In my last post, I discussed the differences between racism and Christianophobia. I am often asked if I think Christianophobia is the same as racism. I am always careful to note that there are critical differences between the two. I do not want to create the false impression that to be Christianophobic is the same as to be racist. I have seen this emotional, but overly simplistic, technique of conflating different types of bigotries used too much and so I have taken great care to make sure I do not employ it myself.
Unreasonable Hatred – The first similarity is that both racists and Christianophobes have an unreasonable level of hatred for those who they reject. This is pretty clear when discussing racists. Clearly, racists make unreasonable demands that people of color be denied their freedom to work where they want, to live where they want and even in extreme cases to live. While today we do not see a lot of racists making extreme statements, the undercurrent of racism is the treatment of people due to their skin color, or other superficial physical characteristics. It often plays out in unreasonable stereotypes and assertions about people of color. All reasonable people can see this as unjustified.
Justification of Bigotry – Another similarity between racists and those with Christianophobia is their willingness to justify their bigotry. Indeed often they assert that what they are doing is for the good of the society and sometimes even for those they are discriminating against. Historically, racists justified enslaving blacks or placing Indians on reservations since these were people who needed the “guidance” of whites. Racists today do not tend to use such arguments but rather talk about the good of society. Thus, they may ban Middle Easterners from the United States because they believe that we need protection from those outsiders.
Let me be clear that I know that both the racist and the Christianophobe are sincere in their beliefs that their bigotry is justified. The racist truly believes that those of “inferior” races are dragging our society into the gutter and must be controlled. Likewise, the Christianophobe truly believes that those of “inferior” religious beliefs are taking our society backwards into a Dark Age whereby all who do not have the true faith will be harassed and punished. They contend that conservative Christians must be controlled or they will set up a theocracy that will end science and reason. The fact that both of these beliefs are nonsense does not mean that those who have these ideas are not sincere in their beliefs. I do not accept the rhetoric that people with bigotry only maintain that intolerance due to their own self-interest. Rather they really believe that they are doing the right thing. In the end, that may make it all the more difficult to deal with such bigotry.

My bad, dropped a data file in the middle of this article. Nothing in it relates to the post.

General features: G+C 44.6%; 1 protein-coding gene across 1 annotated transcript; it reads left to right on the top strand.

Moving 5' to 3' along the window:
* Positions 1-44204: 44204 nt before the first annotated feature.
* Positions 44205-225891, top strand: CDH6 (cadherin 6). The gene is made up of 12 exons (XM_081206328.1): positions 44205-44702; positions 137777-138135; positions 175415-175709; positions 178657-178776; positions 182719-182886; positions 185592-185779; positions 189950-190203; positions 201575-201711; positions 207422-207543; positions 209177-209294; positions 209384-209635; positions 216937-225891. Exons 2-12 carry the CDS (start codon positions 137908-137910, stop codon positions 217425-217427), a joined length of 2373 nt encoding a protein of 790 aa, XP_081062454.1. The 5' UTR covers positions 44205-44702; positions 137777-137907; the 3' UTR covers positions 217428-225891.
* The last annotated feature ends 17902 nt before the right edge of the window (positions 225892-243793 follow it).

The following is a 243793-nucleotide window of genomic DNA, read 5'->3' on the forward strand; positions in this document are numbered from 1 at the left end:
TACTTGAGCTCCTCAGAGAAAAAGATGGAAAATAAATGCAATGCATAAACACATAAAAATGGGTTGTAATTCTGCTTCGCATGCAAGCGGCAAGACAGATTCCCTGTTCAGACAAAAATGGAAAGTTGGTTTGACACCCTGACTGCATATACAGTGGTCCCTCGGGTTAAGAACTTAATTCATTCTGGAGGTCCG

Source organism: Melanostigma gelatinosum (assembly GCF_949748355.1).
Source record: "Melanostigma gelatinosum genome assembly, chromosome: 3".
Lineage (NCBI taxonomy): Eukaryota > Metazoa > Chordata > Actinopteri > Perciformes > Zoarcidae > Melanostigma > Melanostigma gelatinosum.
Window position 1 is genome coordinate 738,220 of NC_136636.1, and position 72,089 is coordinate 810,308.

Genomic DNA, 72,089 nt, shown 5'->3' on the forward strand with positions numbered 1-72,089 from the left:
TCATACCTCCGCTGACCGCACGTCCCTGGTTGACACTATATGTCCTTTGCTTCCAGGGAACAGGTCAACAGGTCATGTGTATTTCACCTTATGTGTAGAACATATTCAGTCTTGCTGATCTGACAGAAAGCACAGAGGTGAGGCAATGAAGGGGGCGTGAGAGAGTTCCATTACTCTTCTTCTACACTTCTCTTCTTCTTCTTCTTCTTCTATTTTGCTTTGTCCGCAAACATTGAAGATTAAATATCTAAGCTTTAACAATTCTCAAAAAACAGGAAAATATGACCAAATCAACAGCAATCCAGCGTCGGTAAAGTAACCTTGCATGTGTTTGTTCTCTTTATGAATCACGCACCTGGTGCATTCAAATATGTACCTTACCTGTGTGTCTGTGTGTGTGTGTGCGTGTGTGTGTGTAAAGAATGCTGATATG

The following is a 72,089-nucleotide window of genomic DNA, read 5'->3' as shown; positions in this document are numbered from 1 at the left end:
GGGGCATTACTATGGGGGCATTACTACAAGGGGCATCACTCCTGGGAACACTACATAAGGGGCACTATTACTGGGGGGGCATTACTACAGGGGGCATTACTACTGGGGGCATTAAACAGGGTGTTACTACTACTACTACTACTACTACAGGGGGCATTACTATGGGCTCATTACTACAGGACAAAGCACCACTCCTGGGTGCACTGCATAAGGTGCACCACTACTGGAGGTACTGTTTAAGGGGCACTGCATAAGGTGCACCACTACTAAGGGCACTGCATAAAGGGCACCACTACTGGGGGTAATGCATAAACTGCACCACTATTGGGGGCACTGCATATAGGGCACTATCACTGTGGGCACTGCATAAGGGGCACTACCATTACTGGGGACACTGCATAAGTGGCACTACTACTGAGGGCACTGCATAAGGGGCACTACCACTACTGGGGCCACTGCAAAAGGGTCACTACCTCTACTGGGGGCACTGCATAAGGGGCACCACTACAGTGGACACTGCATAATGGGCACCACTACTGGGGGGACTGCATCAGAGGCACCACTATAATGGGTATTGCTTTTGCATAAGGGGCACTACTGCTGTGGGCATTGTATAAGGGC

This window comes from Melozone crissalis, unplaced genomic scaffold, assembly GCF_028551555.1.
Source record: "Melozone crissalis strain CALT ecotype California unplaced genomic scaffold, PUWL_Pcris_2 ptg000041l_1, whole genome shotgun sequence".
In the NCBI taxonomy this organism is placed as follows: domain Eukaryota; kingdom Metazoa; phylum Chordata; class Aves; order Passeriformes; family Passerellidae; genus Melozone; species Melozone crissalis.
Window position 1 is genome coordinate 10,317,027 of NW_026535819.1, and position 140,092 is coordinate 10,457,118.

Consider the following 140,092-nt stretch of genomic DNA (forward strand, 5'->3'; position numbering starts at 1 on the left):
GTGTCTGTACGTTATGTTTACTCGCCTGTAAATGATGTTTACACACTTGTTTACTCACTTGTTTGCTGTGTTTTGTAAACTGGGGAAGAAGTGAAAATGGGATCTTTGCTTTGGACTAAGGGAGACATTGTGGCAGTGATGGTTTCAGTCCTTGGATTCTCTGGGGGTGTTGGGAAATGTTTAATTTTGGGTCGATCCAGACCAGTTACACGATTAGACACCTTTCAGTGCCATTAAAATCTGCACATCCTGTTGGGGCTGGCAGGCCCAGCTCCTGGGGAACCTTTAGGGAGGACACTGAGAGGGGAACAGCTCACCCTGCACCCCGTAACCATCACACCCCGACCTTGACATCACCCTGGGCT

Unfortunately, animalistic descriptions are also quite common among racists as well. What differs is the type of animals used to describe those in the minority racial groups. Apes and beasts are terms that racists may use to describe people of color. Thus, the animals used to describe racial minorities denote a savagery, whereas the animals used to describe Christians denote a mindless passivity. Neither description is what we would call flattering. Both descriptions have the effect of making the targeted group seem less than human. We know that when minority racial groups have been seen as less than human, it then becomes easier to justify the removal of their human rights. Perhaps this animalistic tendency on the part of those with Christianophobia is also necessary for them to justify differential treatment due to religion such as attempting to remove Christians in the public square or being less willing to hire Christians in academia.
This same issue comes up when we look at Christianophobia. Those with Christianophobia are quick to deny that they have a problem. I have been amused at the sort of gymnastics some have employed when I have pointed out situations where it is clear that the behavior would not have taken place, or if it had it would have been seen as unacceptable, except that the person victimized was a conservative Christian. For example, when I point out my research that shows that academics are willing to discriminate against hiring someone because they are a fundamentalist or evangelical, the most common response is not to criticize how the research was done. Instead the person generally accepts the findings of the research but then justifies such occupational discrimination with anti-Christian stereotypes (i.e. Christians are not able to critically think). It is quite obvious that such discrimination would not be justified if used against Jews or Muslims based on Anti-Semitic or Islamophobic stereotypes. It is a classic case of denial when it is quite clear that there are Christianophobic tendencies on the part of a non-trivial number of academics.